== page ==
On Book Shaming…

One thing you won’t find in the Library.

I realize that my social media feeds probably look very different than most people’s, dear readers.  I subscribe to a lot of book review sites, book lover’s sites, library sites, reader’s advisory sites…to be brief, there’s a lot of book talk going on.  Today, when I logged in, two links were posted back-to-back that got me thinking.

The first was a page that presented a list of books that an “educated, literate” person “would never admit to reading”.   This list, bizarrely, ran the gamut from the Twilight Saga to The Protocols of Zion (a terrifying work of anti-Semitism that was celebrated by the American Nazi Party), from John Grisham’s earlier works to the Scarsdale Diet Manual (a fad diet from the 1970’s that contributed more to heart disease than it did to weight loss).

That a list would run such an enormous gamut without comment or critique was in itself…odd to me.  A lot of the books there were ones I had read in history and literature classes in college (The Valley of the Dolls was on more than one syllabus, actually).  There were a lot of books written by wom

en, or written for a primarily female audience (romance novels, etc).  A lot of them were just old.  And there’s nothing wrong with reading old books.  They may be a little anachronistic, but…so is The Fall of the House of Usher.  But I haven’t heard anyone try and use that against it.

The second link was to a list of “Great Books” that the author had lied about reading (they had told people they had read these books even though they didn’t).  And you know what?  I hadn’t read any of those books, either!

And it got me to thinking…why on earth do we attach so much shame and emotion baggage to the books we’ve read, or the books we haven’t read?  Maybe it speaks to the cultural power of books (or, at least some books) that we feel like we aren’t ‘whole’ people without having experienced it?  But I never finished War and Peace, and I’m still here.  I’ve also read Anna Karenina in the original Russian, and am no better off, either.

Never finished it.

And why are we embarrassed to admit that we have read something?  I ask this as someone who routinely advocates the Choose Your Own Adventure novels for grown-ups, so clearly, this is a genuine question on my part.  I can understand being disappointed by a book.  There have been plenty of times where I am bummed that I spent so much time on a book that wasn’t worth it.  There are times I am embarrassed that I didn’t finish a book on time.  But the implications with these lists is that our self worth is (or should be) attached to our literary choices in a way that is pretty damaging to our psyche…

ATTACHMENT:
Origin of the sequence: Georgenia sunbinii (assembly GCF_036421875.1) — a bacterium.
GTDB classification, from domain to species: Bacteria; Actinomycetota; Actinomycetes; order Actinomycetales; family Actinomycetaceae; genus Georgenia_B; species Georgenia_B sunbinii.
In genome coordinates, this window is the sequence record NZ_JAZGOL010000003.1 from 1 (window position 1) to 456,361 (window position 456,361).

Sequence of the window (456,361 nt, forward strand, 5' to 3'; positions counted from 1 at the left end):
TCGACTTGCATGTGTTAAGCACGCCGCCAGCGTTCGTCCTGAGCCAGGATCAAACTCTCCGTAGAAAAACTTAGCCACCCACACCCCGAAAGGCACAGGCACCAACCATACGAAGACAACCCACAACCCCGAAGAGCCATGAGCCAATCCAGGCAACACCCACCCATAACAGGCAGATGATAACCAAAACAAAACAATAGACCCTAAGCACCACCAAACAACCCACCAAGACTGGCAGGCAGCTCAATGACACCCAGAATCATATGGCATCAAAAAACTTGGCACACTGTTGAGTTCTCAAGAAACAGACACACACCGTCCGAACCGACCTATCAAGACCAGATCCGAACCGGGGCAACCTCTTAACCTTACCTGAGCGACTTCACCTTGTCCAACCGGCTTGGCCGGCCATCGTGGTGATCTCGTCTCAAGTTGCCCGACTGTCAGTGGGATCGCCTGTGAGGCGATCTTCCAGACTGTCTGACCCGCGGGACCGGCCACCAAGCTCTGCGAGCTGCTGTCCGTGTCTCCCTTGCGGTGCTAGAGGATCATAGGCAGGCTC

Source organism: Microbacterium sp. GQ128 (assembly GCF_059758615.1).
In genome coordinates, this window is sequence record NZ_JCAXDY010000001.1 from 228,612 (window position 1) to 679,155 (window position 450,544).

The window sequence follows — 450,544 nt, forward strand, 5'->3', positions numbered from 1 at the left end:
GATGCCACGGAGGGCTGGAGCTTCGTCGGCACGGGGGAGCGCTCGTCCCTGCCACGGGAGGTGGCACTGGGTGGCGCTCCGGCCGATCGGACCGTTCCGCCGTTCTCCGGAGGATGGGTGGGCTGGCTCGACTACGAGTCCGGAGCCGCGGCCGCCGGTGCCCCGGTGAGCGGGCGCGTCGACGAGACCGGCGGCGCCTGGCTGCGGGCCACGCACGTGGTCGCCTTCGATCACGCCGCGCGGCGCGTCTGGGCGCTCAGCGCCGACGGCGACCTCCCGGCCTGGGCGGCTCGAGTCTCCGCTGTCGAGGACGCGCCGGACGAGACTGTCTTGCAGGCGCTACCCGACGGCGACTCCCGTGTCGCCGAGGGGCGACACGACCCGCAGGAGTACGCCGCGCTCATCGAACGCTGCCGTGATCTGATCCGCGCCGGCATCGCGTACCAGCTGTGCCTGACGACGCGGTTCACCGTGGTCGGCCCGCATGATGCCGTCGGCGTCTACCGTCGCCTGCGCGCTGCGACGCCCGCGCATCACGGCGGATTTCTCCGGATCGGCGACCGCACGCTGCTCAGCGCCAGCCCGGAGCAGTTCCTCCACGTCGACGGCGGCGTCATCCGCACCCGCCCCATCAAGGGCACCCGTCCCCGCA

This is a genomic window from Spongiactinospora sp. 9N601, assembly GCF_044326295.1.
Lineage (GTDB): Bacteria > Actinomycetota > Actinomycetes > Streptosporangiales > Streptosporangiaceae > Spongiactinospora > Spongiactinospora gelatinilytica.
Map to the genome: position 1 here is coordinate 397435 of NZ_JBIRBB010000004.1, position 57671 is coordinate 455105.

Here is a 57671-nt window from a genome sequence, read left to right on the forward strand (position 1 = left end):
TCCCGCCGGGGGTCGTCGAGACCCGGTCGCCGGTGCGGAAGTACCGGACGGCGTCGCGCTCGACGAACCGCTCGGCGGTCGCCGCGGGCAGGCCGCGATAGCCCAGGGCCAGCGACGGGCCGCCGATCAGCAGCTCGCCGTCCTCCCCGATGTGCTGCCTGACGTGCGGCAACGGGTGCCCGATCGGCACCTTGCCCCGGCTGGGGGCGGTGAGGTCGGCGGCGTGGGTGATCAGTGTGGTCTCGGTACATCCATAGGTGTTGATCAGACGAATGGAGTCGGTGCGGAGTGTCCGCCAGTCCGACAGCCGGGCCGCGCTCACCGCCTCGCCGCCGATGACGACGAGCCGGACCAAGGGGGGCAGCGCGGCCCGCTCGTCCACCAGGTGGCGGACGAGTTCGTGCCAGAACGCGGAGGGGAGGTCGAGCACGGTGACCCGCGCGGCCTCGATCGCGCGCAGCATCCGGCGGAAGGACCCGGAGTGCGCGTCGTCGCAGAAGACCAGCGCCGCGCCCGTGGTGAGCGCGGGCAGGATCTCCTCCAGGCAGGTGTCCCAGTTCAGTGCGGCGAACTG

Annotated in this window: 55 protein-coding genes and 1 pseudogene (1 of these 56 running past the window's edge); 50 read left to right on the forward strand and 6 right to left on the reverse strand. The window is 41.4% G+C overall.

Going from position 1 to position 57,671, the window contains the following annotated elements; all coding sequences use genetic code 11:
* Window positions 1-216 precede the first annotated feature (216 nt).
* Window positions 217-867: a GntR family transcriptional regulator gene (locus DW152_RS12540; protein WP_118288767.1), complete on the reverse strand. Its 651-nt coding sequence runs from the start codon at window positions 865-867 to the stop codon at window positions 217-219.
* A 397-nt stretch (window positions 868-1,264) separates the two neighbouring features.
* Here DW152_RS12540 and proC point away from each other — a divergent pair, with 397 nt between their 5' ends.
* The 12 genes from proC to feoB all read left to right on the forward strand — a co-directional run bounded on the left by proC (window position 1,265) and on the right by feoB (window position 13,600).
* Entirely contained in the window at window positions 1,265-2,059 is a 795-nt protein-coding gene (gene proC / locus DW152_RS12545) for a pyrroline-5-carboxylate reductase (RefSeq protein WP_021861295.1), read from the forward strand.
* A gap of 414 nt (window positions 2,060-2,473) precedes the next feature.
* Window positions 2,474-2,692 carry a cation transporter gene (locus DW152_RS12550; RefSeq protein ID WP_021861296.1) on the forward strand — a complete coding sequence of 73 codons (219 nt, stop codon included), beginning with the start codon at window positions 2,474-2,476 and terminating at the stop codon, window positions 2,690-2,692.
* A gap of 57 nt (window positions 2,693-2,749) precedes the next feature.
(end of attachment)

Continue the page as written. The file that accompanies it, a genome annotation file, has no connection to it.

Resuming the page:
These kind of lists make me worry.  I worry because there are people out there who don’t read because they don’t know what is “cool” or “right” to read.  Or they don’t read because they don’t have anyone to discuss books with them, or feed their interests.  I worry that people don’t read because other people have made fun of their reading choices.

So let me be very clear here:

At the Library, you can read whatever you want.  And no one has the right to make you feel badly about what you read, or what you don’t read.  Not even you yourself.

If it interests you, if you want to learn something, if you want to try something new, or if you want to re-discover something you loved, we are here for you, and are more than happy to help you find them. And if you don’t like it, if you didn’t learn anything stunning, if you still want to try something new, or go back to something familiar, that’s is absolutely, 100% ok.  But if you never try, or if you spend your time worrying about someone judging you for what you’re reading (or not reading), or, even worse, judging yourself, then you are never, ever, going to get something meaningful out of the book.

So let’s put all these lists about what we “should” read, or what we “shouldn’t” read, and, instead, focus on reading more: Reading outside our boundaries.  Reading to learn.  Reading to live.  Reading to make connections.  Reading to grow.  And not feeling bad about any of it.